Review: The Wonderful 101 Remastered doesn’t try to fix what wasn’t broken
Platinum’s eccentric action game is as entertaining as ever
- Game director
- Hideki Kamiya
- Key Credits
- Atsushi Inaba (Producer), Hiroshi Yamaguchi (Lead Composer)
Believe it or not, The Wonderful 101 isn’t a reference to the number of people who bought the original Wii U version of the game.
It wouldn’t be surprising, mind you: selling a little over 5000 copies in its first week in Japan and failing to reach the top 20 in the UK, it’s safe to say that Platinum’s action game didn’t quite get the audience many feel it deserved.
Given that the Switch seems to be some sort of resurrection machine where last-gen games queue up for a second chance at the limelight, however, it could be argued that it was only a matter of time before The Wonderful 101 got another crack at success.
For those new to the game – which we’ve already established is most people – The Wonderful 101 is a sort of overhead hack ‘n slash game where the aim is to make your way through a variety of stages, fighting through all manner of enemies and comically large bosses.
The central gimmick is the Wonderful Ones, a team of 100 superheroes from all around the world who’ve joined forces to defeat the evil-doers. While you can run around on your own and fight enemies, that won’t last you very long: the key to success is gathering the other heroes together and joining up with them to form various objects (called Unite Morphs) like swords, guns, giant fists and the like.
As you progress through the game you learn and buy new Unite Morphs, each of which have their own special ability. Most Unite Morphs are triggered by drawing specific shapes on the screen: a straight line for a sword, a circle for a fist, an L shape for a gun and so on. Others that require quicker input – like turning into a jelly to deflect enemy attacks – are mapped to controller buttons instead.
In the original Wii U version, Unite Morphs could be drawn directly onto the Game Pad’s touchscreen: that option is available again on the Switch if you’re playing in handheld mode. Otherwise, you have to use the right stick to draw the shapes instead: while this generally works okay in practice it can lead to some mistakes in high pressure situations. It can be frustrating cancelling and redrawing a shape while a bunch of enemies are breathing down your neck.
The other notable Wii U feature that threw up potential issues was the use of the GamePad as a second screen. This problem has been ‘solved’ (to an extent) with the ability to bring the secondary display up whenever you like by pressing the minus button. Sadly, it’s as makeshift as it sounds.
To Platinum’s credit, it’s done its best to let the player customise this second screen in the best way that suits them: you can move it around the screen as a semi-transparent overlay and adjust its size, or you can choose to show both screens next to each other, increasing and decreasing the size of each as you see fit. Neither is satisfying enough: you’re left with either a large watermark or a smaller main screen respectively.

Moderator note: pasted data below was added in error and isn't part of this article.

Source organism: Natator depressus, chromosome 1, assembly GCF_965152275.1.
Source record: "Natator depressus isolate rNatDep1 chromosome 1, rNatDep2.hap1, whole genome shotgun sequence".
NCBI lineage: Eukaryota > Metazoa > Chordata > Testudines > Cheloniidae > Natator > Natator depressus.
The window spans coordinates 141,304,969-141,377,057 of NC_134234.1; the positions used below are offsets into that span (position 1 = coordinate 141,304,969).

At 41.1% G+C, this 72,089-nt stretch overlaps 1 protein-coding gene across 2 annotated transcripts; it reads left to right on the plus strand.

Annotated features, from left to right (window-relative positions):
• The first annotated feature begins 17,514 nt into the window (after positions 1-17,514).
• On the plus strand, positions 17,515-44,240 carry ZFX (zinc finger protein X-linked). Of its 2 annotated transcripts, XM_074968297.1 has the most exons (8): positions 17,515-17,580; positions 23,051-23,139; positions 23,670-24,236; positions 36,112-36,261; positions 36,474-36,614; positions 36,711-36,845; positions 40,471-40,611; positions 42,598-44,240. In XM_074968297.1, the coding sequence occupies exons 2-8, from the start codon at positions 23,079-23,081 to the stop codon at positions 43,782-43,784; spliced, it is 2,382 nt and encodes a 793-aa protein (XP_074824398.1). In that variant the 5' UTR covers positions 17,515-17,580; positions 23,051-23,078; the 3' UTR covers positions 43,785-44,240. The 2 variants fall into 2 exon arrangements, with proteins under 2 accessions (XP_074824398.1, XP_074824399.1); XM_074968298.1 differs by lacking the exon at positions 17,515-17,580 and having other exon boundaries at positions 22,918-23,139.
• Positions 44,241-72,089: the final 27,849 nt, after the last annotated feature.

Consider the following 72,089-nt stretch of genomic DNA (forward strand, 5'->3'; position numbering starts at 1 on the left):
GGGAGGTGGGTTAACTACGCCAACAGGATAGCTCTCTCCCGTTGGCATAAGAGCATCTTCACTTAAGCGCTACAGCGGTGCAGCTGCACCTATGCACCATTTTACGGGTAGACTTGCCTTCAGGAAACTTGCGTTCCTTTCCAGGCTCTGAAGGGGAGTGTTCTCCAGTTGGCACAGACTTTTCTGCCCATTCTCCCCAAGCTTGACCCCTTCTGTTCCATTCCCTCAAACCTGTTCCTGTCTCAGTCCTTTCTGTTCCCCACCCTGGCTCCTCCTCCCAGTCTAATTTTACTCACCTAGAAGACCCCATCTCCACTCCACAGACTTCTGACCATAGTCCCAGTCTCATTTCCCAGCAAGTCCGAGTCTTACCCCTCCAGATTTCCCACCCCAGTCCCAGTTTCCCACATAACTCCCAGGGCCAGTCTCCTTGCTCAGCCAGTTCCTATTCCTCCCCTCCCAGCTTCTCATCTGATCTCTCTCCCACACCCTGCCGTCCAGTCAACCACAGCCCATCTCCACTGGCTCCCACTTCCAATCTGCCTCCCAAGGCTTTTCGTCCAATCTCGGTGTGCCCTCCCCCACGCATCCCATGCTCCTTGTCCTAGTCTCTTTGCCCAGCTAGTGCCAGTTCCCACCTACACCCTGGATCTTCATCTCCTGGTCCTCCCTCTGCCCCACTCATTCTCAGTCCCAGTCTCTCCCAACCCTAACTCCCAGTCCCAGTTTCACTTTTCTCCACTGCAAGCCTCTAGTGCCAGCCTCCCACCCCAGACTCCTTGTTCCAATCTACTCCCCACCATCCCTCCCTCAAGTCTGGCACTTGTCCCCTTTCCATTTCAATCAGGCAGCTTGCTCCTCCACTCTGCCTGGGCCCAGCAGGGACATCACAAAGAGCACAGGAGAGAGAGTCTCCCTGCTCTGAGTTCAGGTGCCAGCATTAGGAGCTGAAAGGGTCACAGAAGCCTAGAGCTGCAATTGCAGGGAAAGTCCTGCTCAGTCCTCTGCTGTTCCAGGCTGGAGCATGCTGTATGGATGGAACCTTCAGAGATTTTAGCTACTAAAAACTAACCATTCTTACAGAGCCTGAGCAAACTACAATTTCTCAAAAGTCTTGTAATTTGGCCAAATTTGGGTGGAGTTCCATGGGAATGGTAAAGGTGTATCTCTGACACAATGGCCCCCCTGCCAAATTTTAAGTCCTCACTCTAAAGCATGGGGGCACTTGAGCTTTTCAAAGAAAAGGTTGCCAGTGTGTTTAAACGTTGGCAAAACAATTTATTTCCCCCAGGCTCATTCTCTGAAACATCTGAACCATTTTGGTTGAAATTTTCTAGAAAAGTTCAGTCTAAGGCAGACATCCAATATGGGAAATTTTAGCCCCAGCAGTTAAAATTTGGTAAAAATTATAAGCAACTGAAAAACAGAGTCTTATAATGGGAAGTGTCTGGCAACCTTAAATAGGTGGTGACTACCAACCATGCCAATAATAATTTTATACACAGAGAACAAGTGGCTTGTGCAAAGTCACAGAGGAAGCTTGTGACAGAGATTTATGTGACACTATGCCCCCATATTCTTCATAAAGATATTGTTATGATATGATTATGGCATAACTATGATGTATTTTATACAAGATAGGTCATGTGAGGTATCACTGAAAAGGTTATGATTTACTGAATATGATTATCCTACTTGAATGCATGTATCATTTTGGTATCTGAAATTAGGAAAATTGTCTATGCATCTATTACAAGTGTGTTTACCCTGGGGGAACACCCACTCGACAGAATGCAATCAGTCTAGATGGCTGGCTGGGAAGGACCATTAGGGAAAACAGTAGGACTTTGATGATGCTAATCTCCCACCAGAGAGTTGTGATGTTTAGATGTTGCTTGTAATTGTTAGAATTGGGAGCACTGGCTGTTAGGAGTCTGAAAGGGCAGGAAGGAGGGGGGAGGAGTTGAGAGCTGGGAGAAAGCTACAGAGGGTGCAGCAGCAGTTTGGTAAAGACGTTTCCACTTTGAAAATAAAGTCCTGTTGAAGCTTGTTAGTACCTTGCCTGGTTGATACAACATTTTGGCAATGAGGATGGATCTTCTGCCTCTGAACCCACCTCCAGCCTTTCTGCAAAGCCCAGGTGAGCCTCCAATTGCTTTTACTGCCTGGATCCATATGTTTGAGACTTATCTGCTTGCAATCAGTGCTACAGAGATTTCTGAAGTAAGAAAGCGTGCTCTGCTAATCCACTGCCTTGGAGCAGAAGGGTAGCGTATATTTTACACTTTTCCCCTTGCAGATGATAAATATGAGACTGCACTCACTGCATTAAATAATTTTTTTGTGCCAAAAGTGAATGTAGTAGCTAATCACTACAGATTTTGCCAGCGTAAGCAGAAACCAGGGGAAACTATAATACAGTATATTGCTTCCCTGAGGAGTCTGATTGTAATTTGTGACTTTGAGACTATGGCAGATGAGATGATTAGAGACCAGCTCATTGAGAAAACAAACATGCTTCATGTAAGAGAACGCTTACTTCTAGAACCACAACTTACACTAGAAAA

The latter is particularly troublesome given that the game’s characters aren’t exactly monolithic to begin with. In order to give things a grandiose scale, Platinum made the decision to pull the camera so far back in The Wonderful 101 that your army of heroes looks more like a bunch of Lemmings.
“To Platinum’s credit, it’s done its best to let the player customise this second screen in the best way that suits them… but neither is satisfying enough: you’re left with either a large watermark or a smaller main screen respectively.”
For the most part, this is a great move: it absolutely does make the various set-pieces and boss battles look truly epic, and also gives players an easy means of keeping track of where their large group of characters is. The bird’s-eye view only really becomes an issue with both screens side-by-side, or in handheld mode on the Switch (or, even worse, side-by-side in handheld mode).
In either of these modes the reduction in screen size starts to make it harder to tell what’s going on: tracking your heroes, locating enemies and generally keeping tabs on everything becomes tricky. If you’re mainly thinking of buying this because you want a handheld version of The Wonderful 101, prepare for eye strain.
That aside, Wii U owners may also be surprised that the ‘Remaster’ element of this game only just manage to fit the definition. To the best of our knowledge and as far as our humble eyes can see, the Switch version appears to have a resolution boost from 720p to 1080p and an improvement in frame rate (though it still isn’t a solid 60 fps). At launch there’s no extra game content that we could find, although DLC is planned.
Despite the fact that its return was eagerly awaited by its cult following, the players who will get the most out of The Wonderful 101 Remastered are actually those who didn’t play the original game in the first place. It’s a fantastically eccentric action game that, although not without its flaws, is well worth playing.
The Wii U classic is just as entertaining as it was back in the day, even if it’s more of a port than a remaster.
- Still a gloriously silly, over-the-top hack ‘n slasher.
- Improved resolution and frame rate.
- A wonderful (ahem) soundtrack.
- It misses Wii U's second screen.